The Importance of Effective Early Intervention
Dorothy S. Strickland
The Case for Prevention and Intervention
Few would argue that learning to read is the most important accomplishment of a child's early elementary school experience. Fortunately, by the time most children enter fourth grade, they have learned to read with sufficient comprehension and fluency to approach new material with confidence. For these children, learning to read and write follows a relatively predictable pattern. Their success can be traced to a variety of attributes and experiences, some of which preceded their formal schooling: (a) They have normal or above average language skills, (b) they come from homes that provide them with a fair amount of motivating and pleasurable experiences with books and literacy, and (c) the schools they attend offer experiences that help them understand and use reading to make meaning with print and offer frequent opportunities to read and write. Although some of these children may have periodic difficulties with specific aspects of literacy learning, their overall progress is steady and sure. As they encounter the more formal and complex tasks involved in conventional reading and writing, influences at home and school help these children build successfully on their early experiences with literacy (Snow, Burns, & Griffin, 1998).
For some children, however, learning to read can be difficult and unrewarding. The reasons for this vary widely. Acquiring literacy may be especially challenging for children with a history of preschool language impairment (Scarborough, 1998), children with limited proficiency in English (August & Hakuta, 1997), children whose parents had difficulty learning to read (Gilger, Pennington, & DeFries, 1991; Vogler, DeFries, & Decker, 1985), children with attention deficit hyperactivity disorder (Shaywitz, Fletcher, & Shaywitz, 1995), children who lack motivation to read (Snow, Barnes, Chandler, Goodman, & Hemphill, 1991), and children from poor neighborhoods (Teddlie, Kirby, & Stringfield, 1989). However, although one or more of these factors are often present when children are experiencing difficulty learning to read, none is an automatic barrier to literacy development. For example, although low achievement is a widespread problem among poor children whose first language is not the language of instruction, it is likely that neither linguistic differences nor poverty alone is solely responsible for the high degree of risk faced by these children.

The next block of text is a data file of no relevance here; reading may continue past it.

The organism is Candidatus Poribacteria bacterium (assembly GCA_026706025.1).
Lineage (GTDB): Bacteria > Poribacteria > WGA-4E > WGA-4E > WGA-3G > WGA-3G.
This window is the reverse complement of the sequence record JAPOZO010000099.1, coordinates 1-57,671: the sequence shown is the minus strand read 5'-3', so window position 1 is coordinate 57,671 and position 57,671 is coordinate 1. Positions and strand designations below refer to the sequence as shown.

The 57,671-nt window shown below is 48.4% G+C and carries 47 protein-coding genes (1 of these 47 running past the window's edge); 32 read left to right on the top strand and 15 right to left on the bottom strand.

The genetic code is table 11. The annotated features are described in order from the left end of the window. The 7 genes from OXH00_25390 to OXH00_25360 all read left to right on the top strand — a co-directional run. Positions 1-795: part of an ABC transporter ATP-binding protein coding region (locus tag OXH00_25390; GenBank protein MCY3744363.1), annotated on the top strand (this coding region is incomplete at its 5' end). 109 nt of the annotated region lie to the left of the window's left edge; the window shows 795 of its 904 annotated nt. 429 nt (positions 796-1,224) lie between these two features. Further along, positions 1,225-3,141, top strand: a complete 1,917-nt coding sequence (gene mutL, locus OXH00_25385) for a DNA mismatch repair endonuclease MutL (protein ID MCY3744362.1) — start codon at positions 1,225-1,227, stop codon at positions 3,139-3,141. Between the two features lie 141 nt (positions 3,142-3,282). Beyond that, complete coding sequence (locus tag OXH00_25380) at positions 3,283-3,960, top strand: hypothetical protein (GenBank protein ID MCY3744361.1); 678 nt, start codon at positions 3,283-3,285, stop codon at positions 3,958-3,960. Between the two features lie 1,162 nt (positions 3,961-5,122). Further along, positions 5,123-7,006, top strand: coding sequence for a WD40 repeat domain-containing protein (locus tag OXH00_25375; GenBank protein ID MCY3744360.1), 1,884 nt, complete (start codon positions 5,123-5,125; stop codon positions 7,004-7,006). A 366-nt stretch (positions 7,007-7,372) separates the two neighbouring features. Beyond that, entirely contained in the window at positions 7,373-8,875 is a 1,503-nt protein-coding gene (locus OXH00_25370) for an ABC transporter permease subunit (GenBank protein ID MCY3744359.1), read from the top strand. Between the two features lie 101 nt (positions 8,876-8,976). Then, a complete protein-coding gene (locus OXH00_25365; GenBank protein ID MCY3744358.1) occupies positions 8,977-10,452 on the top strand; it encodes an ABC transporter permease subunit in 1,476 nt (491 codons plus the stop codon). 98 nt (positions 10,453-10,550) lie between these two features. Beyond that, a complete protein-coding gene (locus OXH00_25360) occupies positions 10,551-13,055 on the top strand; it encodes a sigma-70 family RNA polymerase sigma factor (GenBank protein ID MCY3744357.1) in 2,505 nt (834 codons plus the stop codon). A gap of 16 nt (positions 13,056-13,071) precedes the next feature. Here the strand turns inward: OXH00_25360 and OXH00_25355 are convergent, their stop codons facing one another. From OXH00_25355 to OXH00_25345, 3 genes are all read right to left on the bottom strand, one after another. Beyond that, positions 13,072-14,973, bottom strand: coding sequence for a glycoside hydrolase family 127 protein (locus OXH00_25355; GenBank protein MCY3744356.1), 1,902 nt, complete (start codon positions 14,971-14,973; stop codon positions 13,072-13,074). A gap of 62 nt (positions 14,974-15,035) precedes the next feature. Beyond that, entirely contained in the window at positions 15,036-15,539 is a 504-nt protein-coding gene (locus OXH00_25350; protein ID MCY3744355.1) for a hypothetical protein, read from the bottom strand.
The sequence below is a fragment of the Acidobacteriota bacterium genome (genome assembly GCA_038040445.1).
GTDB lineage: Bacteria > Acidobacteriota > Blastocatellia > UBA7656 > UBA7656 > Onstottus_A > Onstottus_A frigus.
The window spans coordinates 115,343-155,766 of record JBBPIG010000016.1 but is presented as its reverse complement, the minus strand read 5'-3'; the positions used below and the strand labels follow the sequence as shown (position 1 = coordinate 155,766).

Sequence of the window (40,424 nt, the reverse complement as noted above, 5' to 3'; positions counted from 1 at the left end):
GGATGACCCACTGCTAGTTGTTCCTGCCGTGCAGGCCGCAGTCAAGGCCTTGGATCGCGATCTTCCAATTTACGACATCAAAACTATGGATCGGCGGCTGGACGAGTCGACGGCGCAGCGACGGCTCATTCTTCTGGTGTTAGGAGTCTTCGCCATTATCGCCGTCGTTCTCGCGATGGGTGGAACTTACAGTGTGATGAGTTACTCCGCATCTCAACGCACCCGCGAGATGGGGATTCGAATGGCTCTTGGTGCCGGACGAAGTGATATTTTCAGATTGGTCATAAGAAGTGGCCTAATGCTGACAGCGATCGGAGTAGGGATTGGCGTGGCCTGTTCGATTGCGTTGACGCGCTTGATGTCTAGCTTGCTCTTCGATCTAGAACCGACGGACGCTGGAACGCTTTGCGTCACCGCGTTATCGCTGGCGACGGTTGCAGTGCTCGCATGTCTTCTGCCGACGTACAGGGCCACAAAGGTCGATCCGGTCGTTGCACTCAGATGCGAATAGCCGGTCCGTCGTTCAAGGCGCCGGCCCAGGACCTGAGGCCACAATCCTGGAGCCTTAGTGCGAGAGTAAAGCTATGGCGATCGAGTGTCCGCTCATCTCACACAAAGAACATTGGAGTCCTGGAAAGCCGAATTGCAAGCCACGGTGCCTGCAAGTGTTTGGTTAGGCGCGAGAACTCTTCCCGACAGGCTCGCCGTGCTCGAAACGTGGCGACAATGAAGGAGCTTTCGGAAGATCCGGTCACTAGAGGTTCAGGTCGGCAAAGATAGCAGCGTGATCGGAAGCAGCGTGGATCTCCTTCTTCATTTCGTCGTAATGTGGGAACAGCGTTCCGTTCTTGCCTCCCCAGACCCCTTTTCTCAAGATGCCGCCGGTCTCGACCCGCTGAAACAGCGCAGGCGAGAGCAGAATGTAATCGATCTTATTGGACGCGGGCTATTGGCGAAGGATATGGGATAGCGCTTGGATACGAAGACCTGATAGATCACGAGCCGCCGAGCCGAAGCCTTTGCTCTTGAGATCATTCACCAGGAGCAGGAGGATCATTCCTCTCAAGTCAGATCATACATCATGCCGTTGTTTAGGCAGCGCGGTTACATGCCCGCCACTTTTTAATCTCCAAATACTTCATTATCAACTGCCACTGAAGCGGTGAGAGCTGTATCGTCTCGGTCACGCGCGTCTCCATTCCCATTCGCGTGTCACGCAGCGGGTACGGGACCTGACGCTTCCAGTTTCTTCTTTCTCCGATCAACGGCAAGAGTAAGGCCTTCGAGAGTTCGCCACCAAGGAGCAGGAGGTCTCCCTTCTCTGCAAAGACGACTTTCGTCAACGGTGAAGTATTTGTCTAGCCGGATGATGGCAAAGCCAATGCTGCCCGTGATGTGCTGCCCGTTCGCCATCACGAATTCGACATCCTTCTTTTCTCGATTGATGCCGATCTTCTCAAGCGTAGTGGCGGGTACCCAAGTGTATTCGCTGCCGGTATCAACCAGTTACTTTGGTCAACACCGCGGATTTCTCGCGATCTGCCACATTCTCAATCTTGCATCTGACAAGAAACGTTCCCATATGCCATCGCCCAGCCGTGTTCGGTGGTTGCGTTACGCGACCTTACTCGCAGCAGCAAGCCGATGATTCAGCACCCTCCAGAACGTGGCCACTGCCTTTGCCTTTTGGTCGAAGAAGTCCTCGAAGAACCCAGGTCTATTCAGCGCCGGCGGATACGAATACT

One important reason for the current emphasis on early intervention (i.e., programs designed to positively influence the course of language and literacy development in children age 0–8) is the research evidence indicating that a pattern of school failure starts early and persists throughout a child's school career. Longitudinal studies (Juel, 1988) show that there is an almost 90% chance that a child who is a poor reader at the end of grade 1 will be a poor reader at grade 4. These children grow to dislike reading and, therefore, read considerably less than good readers both in and out of school. This is an important finding, because time spent reading is highly correlated with achievement in learning to read (Allington, 1980; Anderson, Wilson, & Fielding, 1988; Stanovich, 1986; Stanovich & Cunningham, 1998).
Another compelling reason to promote early intervention is the realization that supplementary remedial programs such as Title I and “replacement” programs that substitute for regular, in-class instruction have had mixed results (Johnston, Allington, & Afflerbach, 1985). Some researchers suggest that such programs complicate the process for the struggling reader by offering approaches to reading that are philosophically different from those offered in the classroom (Santa & Hoien, 1999). Regardless of the reason for a child's failure in reading, educators recognize their responsibility to provide programs that preempt potential problems early and thwart the potential for a chain of failure throughout the school years.
Strickland, D.S. (2002).
The Importance of Effective Early Intervention.
In A.E. Farstrup, & S. Samuels (Eds.), What Research Has to Say About Reading Instruction (pp. 69-86). Newark, DE: International Reading Association.